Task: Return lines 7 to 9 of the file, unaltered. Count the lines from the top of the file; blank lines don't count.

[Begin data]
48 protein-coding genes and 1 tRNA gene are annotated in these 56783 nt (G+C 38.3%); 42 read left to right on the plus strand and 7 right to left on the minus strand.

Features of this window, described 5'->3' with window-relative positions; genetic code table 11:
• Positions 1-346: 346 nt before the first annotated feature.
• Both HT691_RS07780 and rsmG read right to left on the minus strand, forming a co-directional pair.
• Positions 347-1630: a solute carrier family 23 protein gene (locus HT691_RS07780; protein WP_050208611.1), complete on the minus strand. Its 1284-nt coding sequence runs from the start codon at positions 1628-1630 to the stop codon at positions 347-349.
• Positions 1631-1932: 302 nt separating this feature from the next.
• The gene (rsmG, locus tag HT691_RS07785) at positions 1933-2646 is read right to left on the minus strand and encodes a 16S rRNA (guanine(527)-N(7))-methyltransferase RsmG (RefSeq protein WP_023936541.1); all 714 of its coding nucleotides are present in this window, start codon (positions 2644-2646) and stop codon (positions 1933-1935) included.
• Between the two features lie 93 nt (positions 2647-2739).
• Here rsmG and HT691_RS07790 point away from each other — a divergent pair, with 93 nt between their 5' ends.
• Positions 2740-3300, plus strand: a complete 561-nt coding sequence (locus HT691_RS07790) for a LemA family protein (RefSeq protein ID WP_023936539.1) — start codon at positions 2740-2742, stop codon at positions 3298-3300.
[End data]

• The gene (rsmG, locus tag HT691_RS07785) at positions 1933-2646 is read right to left on the minus strand and encodes a 16S rRNA (guanine(527)-N(7))-methyltransferase RsmG (RefSeq protein WP_023936541.1); all 714 of its coding nucleotides are present in this window, start codon (positions 2644-2646) and stop codon (positions 1933-1935) included.
• Between the two features lie 93 nt (positions 2647-2739).
• Here rsmG and HT691_RS07790 point away from each other — a divergent pair, with 93 nt between their 5' ends.